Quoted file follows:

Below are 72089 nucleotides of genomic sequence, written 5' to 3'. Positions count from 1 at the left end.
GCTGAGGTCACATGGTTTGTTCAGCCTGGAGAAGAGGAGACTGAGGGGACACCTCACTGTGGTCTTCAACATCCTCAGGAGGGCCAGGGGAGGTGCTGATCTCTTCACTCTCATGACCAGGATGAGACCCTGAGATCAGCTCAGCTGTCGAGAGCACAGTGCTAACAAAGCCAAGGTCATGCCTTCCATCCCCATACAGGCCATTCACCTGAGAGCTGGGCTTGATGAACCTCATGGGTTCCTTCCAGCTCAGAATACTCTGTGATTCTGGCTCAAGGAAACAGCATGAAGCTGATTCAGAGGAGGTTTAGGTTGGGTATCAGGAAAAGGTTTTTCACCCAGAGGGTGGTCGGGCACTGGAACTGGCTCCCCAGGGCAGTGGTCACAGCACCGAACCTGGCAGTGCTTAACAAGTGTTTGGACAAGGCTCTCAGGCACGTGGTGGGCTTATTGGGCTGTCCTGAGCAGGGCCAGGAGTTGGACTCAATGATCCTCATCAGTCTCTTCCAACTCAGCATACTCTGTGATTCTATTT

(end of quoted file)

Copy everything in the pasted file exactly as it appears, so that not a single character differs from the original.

Below are 72089 nucleotides of genomic sequence, written 5' to 3'. Positions count from 1 at the left end.
GCTGAGGTCACATGGTTTGTTCAGCCTGGAGAAGAGGAGACTGAGGGGACACCTCACTGTGGTCTTCAACATCCTCAGGAGGGCCAGGGGAGGTGCTGATCTCTTCACTCTCATGACCAGGATGAGACCCTGAGATCAGCTCAGCTGTCGAGAGCACAGTGCTAACAAAGCCAAGGTCATGCCTTCCATCCCCATACAGGCCATTCACCTGAGAGCTGGGCTTGATGAACCTCATGGGTTCCTTCCAGCTCAGAATACTCTGTGATTCTGGCTCAAGGAAACAGCATGAAGCTGATTCAGAGGAGGTTTAGGTTGGGTATCAGGAAAAGGTTTTTCACCCAGAGGGTGGTCGGGCACTGGAACTGGCTCCCCAGGGCAGTGGTCACAGCACCGAACCTGGCAGTGCTTAACAAGTGTTTGGACAAGGCTCTCAGGCACGTGGTGGGCTTATTGGGCTGTCCTGAGCAGGGCCAGGAGTTGGACTCAATGATCCTCATCAGTCTCTTCCAACTCAGCATACTCTGTGATTCTATTT